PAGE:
Camel: The Pride of the Nomad
By Mohamed Haji
Yesterday was World Camel Day, a day to celebrate the uniqueness and importance of the camel. Its role in health and happiness is something that is only emerging now, but the camel was and still remains the most awe-inspiring animal much loved by the nomads. In the pastoralist parlance, the camel is the Ferrari of the jungle and even better. While camels are found across the globe, it is only the northern nomads and Arab Bedouins who appear to fully appreciate its importance and place in the animal kingdom. It occupies a pride of place among the nomads of northern Kenya and across the Horn. It defines the stature and economic status of the nomad. Folklore is awash with the important place this amazing creature occupies in the socioeconomic setting of the nomad.
Before the advent of Cash and the rural urban migration, the camel was the currency. It featured in almost every transaction and more tellingly used to pay for dowry and as blood money for restitution. Dowry and blood money are vital aspect of a nomad’s life and using the camel to pay for both signifies the important place it occupies in our culture.
It is the ultimate measure of pride and status. Speaking to Mzee Abdi Haret who lives in Wajir and is a proud owner of many camels, he tells me camels cannot be compared to even expensive cars. “Cars, even the most luxurious and expensive will give you illness through stress but camels are nothing but health and happiness” he says. It is true in the sense that the camel is not only the most enduring and hardened animal in the desert, that can walk for days without water or pasture, but science is only recently waking up to the fact that the beast is burdened with many medicinal qualities. The milk of the camel is now under heightened studies and according to the results of their research the milk has medicinal values. There are numerous studies that confirm its value in the treatment of diabetes and what conventional science knows as terminal diseases. There are claims that it cures autism in children and legend has it that its milk and urine is a cure for HIV. As much as Big Pharmaceutical companies will come up against these claims because it is detrimental to their economic mainstay which is chemotherapy, these claims are not far-fetched and are worth exploring.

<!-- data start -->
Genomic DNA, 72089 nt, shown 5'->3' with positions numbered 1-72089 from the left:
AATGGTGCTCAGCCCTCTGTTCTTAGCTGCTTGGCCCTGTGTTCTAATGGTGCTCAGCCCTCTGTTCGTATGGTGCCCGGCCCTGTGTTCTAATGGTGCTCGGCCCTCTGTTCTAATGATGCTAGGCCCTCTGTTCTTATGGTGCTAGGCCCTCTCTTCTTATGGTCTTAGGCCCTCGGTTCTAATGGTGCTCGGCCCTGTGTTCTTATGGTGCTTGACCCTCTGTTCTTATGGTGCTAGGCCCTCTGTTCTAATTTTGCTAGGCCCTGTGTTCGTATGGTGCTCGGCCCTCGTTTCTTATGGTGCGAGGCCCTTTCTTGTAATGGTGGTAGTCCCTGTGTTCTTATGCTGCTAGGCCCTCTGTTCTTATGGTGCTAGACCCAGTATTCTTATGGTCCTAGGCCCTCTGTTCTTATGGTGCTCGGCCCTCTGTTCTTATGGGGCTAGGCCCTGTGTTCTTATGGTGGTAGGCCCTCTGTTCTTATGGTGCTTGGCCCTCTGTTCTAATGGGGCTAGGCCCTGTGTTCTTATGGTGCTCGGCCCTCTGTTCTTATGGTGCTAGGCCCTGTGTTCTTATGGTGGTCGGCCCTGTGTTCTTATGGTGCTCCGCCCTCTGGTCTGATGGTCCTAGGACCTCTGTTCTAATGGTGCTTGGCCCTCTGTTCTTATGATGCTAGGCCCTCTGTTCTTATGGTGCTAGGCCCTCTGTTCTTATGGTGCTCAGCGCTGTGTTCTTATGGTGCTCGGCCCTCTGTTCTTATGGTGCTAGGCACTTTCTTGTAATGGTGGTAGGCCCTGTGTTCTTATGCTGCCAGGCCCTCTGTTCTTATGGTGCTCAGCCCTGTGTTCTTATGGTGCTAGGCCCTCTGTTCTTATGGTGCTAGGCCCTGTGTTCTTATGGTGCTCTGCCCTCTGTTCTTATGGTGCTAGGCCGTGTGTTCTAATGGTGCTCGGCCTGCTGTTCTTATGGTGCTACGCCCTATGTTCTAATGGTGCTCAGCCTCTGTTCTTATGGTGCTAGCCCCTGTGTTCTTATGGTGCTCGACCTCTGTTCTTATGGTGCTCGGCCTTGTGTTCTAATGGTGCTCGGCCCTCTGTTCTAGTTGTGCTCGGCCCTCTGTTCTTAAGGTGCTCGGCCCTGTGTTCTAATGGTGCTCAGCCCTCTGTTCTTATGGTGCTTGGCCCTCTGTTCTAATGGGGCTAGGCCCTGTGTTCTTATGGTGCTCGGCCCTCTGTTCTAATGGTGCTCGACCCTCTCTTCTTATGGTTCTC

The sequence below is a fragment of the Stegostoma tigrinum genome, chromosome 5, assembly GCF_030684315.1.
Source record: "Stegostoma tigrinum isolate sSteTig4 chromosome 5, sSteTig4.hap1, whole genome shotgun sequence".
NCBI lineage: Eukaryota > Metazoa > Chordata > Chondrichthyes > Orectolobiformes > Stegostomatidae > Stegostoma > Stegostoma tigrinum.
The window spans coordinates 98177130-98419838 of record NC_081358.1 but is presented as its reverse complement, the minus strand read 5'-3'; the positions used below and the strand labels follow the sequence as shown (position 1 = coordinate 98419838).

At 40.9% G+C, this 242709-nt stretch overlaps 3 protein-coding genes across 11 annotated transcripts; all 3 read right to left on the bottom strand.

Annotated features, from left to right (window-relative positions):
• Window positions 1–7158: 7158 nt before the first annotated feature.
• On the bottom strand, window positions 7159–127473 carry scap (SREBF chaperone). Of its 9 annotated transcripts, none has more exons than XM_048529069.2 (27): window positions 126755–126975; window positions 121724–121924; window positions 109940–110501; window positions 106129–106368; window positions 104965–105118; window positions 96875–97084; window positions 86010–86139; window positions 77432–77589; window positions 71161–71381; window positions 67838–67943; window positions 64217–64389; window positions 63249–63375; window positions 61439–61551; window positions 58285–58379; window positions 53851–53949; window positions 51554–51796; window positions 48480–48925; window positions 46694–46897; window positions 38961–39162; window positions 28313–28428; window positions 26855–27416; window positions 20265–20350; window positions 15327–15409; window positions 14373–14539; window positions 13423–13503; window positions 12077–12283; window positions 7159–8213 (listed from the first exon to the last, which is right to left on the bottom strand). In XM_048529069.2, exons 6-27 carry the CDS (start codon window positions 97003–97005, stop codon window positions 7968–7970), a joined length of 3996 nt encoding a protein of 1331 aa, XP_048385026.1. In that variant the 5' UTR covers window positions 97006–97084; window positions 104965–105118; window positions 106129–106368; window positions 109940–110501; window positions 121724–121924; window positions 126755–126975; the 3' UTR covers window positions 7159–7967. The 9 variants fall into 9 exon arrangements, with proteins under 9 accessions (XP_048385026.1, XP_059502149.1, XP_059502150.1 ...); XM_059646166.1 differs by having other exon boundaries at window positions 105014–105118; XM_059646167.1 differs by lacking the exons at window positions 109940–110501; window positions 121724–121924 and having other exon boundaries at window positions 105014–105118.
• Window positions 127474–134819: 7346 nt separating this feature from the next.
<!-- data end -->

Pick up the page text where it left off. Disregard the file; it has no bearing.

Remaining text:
The meat of a camel is healthier with more protein content and 50% less fat than that of beef.
More importantly a verse in a chapter of the Holy Quran speaks about the uniqueness of its creation as Allah asks us to ponder over the distinctive features of this creature. This is after Allah informs us of the beauty and luxury awaiting the residents of paradise and before He speaks of the majestic erection of the mountains and raising of the mighty sky. Buried in these questions is wisdom and information worth researching by those who study the science of the Holy Quran and scientist. Of all the animals why has Allah picked the camel? Many narrations of the Holy Prophet point to the health benefits of the camel’s milk and even urine. Some attribute this to the types of plants it eats but it could also be a naturally endowed benefit. In its day, the camel was the Mercedes Benz of the Bedouins and until today in the Middle East the wealthy and well-connected keep it as a status symbol.
Allah has endowed great favours on the nomad when he gave us the gift of the camel. Our county governments must dedicate whole industries and build factories not only to process the invaluable milk and meat of the camel but to also explore the value addition aspect of its hide and even its manure and urine. For example, the world over, leather shoes and belts are a much sort after commodities and the hide of the camel is the main if not the only ingredient used in their manufacture. When resource managers talk of value addition, their main focus is on the beef. Yes, beef is important as much as its under-sold and the nomad does not benefit as much from it, but the camel is king. Some governors proposed the building of fruit processing factory and investing hundreds of millions of shillings. This is not entirely wrong but farming as much as its gaining traction and our people are diversifying into, despite the limited support from governments and other system providers, the backbone of the nomads’ socioeconomic mainstay are the animals of which the most important and best suited to our natural habitat is the camel. Our governments must learn how to build on the little we have before we venture out into other fields.
These are few of the reasons and opportunities that our governments must invest in and pursue to build a stronger and diverse income stream for the nomad and further propel the progress of the north.